A man has been found guilty of murdering a woman who entered his north Wales home, mistaking it for a bed and breakfast.
Margaret Barnes, 71, from Birmingham, died on Marine Parade, Barmouth, in the early hours of 11 July 2022.
The jury at Caernarfon Crown Court heard that David Redfern, 46, had dragged Ms Barnes down the stairs after he found in her in his bedroom.
Redfern was accused of kicking or stamping on Ms Barnes in an incident that led to what a pathologist described as liver injuries similar to those seen in car crash victims.
In a statement released after the jury’s verdict, Ms Barnes’ family described her as “a much-loved wife, mother and grandmother”.
“As a family it has been the hardest time of our lives. It has been especially difficult for Margaret’s husband who had been her partner for 56 years.
“We now have some sort of closure on what has happened, however no length of sentence will ever fill the void that Margaret has left behind. As a family we would like to thank the police [for] their hard work in putting the case together.”
During the trial, Redfern admitted to having been drinking on the evening of 10 July 2022 – “about six or seven pints in total with, I believe, a gin and tonic”.
Upon arriving back at his seaside house and entering the bedroom with his partner, Nicola Learoyd-Lewis, that evening he recalled that “there was a lady lying in our bed, drinking and smoking”.
Redfern described a “black travel case” which was “open on the floor and clothes hanging up and strewn around the bedroom”.
Ms Barnes is said to have told Redfern and Ms Learoyd-Lewis that “this is my room” and that it was the “only room available”, adding that she was “meant to be here”.
Redfern said that he was attempting to defend his partner when he and Ms Barnes lost their balance and he “fell directly on top of Ms Barnes”.
He then proceeded to move Ms Barnes down the staircase by her “calf or ankle”.
‘Failed football challenge’
Once outside the property, “Ms Barnes was irate about the fact that she couldn’t find her handbag,” Redfern said, and she is said to have accused Ms Learoyd-Lewis of “stealing” it.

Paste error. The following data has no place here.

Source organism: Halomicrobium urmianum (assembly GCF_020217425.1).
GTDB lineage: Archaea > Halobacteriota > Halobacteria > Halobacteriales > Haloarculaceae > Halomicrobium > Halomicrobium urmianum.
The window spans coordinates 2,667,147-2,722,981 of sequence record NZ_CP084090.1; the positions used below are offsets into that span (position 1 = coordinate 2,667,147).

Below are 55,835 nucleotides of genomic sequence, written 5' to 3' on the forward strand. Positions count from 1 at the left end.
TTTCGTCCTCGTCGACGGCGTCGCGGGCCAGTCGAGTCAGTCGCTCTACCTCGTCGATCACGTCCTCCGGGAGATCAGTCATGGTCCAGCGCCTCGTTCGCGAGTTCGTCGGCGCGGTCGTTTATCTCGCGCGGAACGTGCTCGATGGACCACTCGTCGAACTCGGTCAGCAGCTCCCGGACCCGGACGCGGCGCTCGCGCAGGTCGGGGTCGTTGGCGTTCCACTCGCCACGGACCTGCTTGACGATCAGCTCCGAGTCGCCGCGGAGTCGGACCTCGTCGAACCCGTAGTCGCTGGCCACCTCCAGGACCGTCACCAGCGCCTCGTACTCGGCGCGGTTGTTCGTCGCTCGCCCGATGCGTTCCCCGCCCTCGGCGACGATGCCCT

Redfern had argued that he “slipped and tripped” and “collided and clattered into Ms Barnes… like a failed football challenge” after she “lunged” towards Ms Learoyd-Lewis.
The jury also heard that Redfern referred to Ms Barnes as a “f****** thieving c***”.
Redfern acknowledged in his evidence that “some of the comments [he] made were appalling”.
“I honestly just thought Ms Barnes was very drunk, I’m truly sorry for the inappropriate remarks I made,” he added.
Redfern denied he had a short temper when asked by the prosecution.
When questioned further, Redfern confirmed that he had been attending anger management sessions, saying: “I have an awful lot going on in a very busy life.”
He added that he had been “speaking to a therapist to help myself. To help me understand how I could better interact with those that I loved”.
A statement from a neighbour heard by the jury detailed how she “overheard shouting from outside” on the night of Sunday, 10 July 2022.
“I immediately thought that he [Redfern] was arguing with Nikki,” the neighbour added, as she would “often” hear them arguing.
“He [Redfern] was really loud and sounding heated,” said the neighbour, adding that he “sounded like a raving lunatic”.
The pathologist Dr Brian Rogers told the jury that Ms Barnes’s fatal injuries were similar to “impact damage you’d see in a liver after a road traffic collision”.
He added that it was not a “survivable” injury for a woman of 71 years.
The court heard that Ms Barnes had survived for around two hours after being ejected from the property.
This was an “unusual length of survival” according to Dr Rogers, but he added that “everyone behaves differently”.
David Redfern will be sentenced on Friday.